Light of the World

Booklet 13

Christ, the Great Healer

"Jesus went throughout Galilee . . . healing every disease and sickness among the people. . . . and people brought to him all who were ill with various diseases, those suffering severe pain, the demon-possessed, those having seizures, and the paralyzed, and he healed them" (Matthew 4:23, 24).

A well known physician who was beloved for his cheerfulness was asked one day as he entered a sick room, how he could live in the midst of so much suffering and illness and still keep smiling. His answer was a classic: "I always look upon disease from a curative standpoint." This wise physician had learned that there is no really hopeless disease when the case is committed to the Great Healer and every useful remedy is employed.

Had not Jesus looked upon disease from a curative standpoint, He could not have accomplished so many miracles of healing. The New Testament records many actual healings performed by Christ, such as the restoration of sight to blind Bartimaeus (see Mark 10:46-52) and the healing of the lepers (see Luke 17:11-19).

Christ, the Great Healer, restored the sick, cleansed the lepers, cast out devils, and raised the dead. He came "to destroy the devil's work" (1 John 3:8) and to conquer sin, disease, suffering, pain, and death. Looking in faith to His divine Father, the Great Physician overcame all of Satan's opposition and became a channel of life and health to a sick and dying world.

Keep in mind throughout this booklet that the real objects of Christ's miracles of healing were "the alleviation of human suffering, or the illustration of sacred truths, or . . . the increase of innocent joy" (Dean Farrar, Life of Christ, pages 89, 90).

As we open the pages of the four Gospels and read the accounts of the specific cures performed by the Savior, we are amazed at the exhibition of His grace and love. As you read these records of Jesus' healing miracles, remember that they were actual cures wrought through the power of God.

(Read John 4:46-54)
Now let us go back to Cana of Galilee where Jesus turned the water into wine (see John 2:1-11). Christ had returned to this little town for a visit. While He was there, a certain nobleman approached Him to ask that He go down to Capernaum and heal his son who was at the point of death. This nobleman had made up his mind that he would not believe in Jesus until his son was healed. Jesus read his thoughts and said:

" 'Unless you people see miraculous signs and wonders,' Jesus told him, 'you will never believe.' The royal official said, 'Sir, come down before my child dies.' Jesus replied, 'You may go. Your son will live' " (John 4:48-50).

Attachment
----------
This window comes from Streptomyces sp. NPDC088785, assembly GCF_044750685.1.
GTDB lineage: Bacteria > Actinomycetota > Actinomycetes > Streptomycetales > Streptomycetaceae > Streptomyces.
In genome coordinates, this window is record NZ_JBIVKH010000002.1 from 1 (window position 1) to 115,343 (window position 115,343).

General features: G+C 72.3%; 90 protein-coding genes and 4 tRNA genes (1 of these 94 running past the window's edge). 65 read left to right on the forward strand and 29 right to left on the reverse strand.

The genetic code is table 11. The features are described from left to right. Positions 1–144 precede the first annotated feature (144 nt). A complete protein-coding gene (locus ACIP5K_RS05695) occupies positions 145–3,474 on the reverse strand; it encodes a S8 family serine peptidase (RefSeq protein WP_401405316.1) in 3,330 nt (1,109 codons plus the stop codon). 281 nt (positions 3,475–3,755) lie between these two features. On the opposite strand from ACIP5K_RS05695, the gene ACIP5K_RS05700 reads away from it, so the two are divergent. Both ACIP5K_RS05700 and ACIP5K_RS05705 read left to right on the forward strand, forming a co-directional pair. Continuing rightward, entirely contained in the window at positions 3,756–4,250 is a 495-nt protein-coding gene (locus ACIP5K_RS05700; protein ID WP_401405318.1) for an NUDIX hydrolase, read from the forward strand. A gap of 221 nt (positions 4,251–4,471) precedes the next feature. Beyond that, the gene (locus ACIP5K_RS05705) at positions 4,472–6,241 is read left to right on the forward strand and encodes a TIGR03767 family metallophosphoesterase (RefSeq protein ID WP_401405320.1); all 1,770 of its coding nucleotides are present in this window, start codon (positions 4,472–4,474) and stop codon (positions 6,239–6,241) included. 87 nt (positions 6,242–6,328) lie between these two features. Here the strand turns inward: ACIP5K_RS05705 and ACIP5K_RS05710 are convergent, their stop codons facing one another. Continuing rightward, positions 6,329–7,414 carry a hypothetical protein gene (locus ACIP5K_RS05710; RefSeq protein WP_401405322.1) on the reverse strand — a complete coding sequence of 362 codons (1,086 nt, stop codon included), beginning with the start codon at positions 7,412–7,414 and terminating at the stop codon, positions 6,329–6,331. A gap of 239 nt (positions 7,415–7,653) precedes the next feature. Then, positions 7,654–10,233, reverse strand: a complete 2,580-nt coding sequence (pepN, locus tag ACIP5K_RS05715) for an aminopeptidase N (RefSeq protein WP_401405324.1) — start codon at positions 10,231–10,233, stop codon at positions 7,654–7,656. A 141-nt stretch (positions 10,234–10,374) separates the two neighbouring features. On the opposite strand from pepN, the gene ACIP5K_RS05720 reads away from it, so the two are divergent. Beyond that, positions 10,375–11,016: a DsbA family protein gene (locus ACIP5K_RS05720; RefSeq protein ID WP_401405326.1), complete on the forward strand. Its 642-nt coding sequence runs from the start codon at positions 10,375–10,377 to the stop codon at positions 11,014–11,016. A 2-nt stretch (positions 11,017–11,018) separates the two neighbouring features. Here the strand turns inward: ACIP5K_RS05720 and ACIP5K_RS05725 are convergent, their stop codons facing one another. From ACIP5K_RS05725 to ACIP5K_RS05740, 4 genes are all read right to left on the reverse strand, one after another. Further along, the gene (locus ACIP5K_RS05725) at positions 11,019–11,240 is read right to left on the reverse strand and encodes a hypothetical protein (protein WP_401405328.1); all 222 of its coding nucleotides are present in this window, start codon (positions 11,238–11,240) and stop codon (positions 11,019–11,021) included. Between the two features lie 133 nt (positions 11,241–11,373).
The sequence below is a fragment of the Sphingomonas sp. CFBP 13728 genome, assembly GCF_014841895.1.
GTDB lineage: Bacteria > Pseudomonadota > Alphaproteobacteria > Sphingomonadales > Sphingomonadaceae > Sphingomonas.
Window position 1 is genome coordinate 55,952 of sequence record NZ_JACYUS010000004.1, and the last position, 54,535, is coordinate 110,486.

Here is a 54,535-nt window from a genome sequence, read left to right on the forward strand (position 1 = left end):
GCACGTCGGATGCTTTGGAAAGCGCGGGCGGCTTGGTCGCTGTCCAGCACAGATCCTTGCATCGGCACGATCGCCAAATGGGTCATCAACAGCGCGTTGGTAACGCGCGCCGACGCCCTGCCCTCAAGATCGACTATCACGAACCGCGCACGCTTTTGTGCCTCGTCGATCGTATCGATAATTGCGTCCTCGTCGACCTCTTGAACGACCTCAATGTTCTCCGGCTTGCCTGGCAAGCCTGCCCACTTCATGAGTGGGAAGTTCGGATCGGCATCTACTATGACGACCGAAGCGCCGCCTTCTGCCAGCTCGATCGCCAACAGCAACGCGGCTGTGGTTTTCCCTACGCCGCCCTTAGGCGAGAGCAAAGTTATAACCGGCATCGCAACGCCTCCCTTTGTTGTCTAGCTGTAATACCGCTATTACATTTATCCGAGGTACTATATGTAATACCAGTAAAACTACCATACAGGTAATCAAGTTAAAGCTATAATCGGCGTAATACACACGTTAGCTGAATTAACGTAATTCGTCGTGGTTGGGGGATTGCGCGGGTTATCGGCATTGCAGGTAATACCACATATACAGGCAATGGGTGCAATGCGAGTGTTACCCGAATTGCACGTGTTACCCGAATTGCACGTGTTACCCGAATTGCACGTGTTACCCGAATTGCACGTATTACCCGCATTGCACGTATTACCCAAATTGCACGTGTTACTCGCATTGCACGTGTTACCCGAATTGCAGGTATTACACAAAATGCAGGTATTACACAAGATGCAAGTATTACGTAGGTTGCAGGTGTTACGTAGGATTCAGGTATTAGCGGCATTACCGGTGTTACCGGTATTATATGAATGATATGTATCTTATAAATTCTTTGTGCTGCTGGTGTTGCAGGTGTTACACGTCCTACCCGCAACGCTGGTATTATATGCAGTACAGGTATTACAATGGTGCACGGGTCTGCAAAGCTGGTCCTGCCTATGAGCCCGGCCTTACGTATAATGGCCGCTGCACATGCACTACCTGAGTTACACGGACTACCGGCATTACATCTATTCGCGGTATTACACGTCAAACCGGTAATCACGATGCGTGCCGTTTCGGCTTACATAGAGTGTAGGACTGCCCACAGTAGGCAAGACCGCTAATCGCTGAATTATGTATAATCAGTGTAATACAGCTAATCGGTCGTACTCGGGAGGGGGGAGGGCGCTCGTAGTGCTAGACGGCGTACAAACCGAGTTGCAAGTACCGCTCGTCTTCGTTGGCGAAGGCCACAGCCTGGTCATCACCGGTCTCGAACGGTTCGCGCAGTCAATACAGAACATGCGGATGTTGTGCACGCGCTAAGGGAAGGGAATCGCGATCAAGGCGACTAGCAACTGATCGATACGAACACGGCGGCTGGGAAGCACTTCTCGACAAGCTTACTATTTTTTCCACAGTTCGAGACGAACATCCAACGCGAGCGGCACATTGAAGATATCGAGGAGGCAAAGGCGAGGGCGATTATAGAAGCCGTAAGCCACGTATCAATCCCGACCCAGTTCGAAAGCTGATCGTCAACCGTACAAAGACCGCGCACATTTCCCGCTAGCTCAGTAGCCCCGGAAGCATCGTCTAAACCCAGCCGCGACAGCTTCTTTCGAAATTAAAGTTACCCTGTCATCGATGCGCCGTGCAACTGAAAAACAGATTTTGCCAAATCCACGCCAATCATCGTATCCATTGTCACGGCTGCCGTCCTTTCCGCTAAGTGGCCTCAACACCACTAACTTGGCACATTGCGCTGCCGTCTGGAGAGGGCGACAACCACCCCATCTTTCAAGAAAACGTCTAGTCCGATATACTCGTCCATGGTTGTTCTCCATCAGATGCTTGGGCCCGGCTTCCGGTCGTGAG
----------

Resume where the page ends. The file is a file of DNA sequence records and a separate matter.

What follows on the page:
On his way home, the officer was met by his servants who said that his son was alive. Then the father asked at what hour he began to get well, and when they told him, he knew that it was the same hour in which Jesus had said, "Your son will live."

God does not always show "signs and wonders" before we believe, yet He is willing to give us reasonable evidence upon which to exercise faith. If we act upon that evidence, God may see fit to perform a miracle of healing in response to our faith. But we must accept His terms and not insist upon our own. God knows what is best. Remember, the first law of healing is that we exercise a submissive faith in God. We should never insist on "signs and wonders" as a condition for belief in God.

There is a nominal faith that does little good, and there is a saving faith that delivers the soul and brings healing to the body. The woman who was healed of an issue of blood had a genuine faith (see Mark 5:25-34).

"There are two kinds of believing: first, a believing about God which means that I believe that what is said of God is true. This faith is rather a form of knowledge than a faith. There is, secondly, a believing in God which means that I put my trust in him, give myself up to thinking that I can have dealings with him, and believe without any doubt that he will be and do to me according to the things said of him. Such faith which throws itself upon God, whether in life or in death, alone makes a Christian man. (Best Modern Illustrations, page 144).

(Read John 5:2-9,14)
Soon after the healing of the nobleman's son, Jesus went to Jerusalem. On the Sabbath day He visited the pool of Bethesda, where a great multitude of sick people lay. Jesus observed the pitiful cases before Him, and His heart went out in sympathy to them all. But one man who had "been an invalid for thirty eight years" (John 5:5) received His special attention.

"When Jesus saw him lying there and learned that he had been in this condition for a long time, he asked him, 'Do you want to get well?' 'Sir,' the invalid replied, 'I have no one to help me into the pool when the water is stirred. While I am trying to get in, someone else goes down ahead of me' " (John 5:6, 7).

The Great Healer recognized that here was a case that needed immediate help. Challenging his faith in God, Jesus said: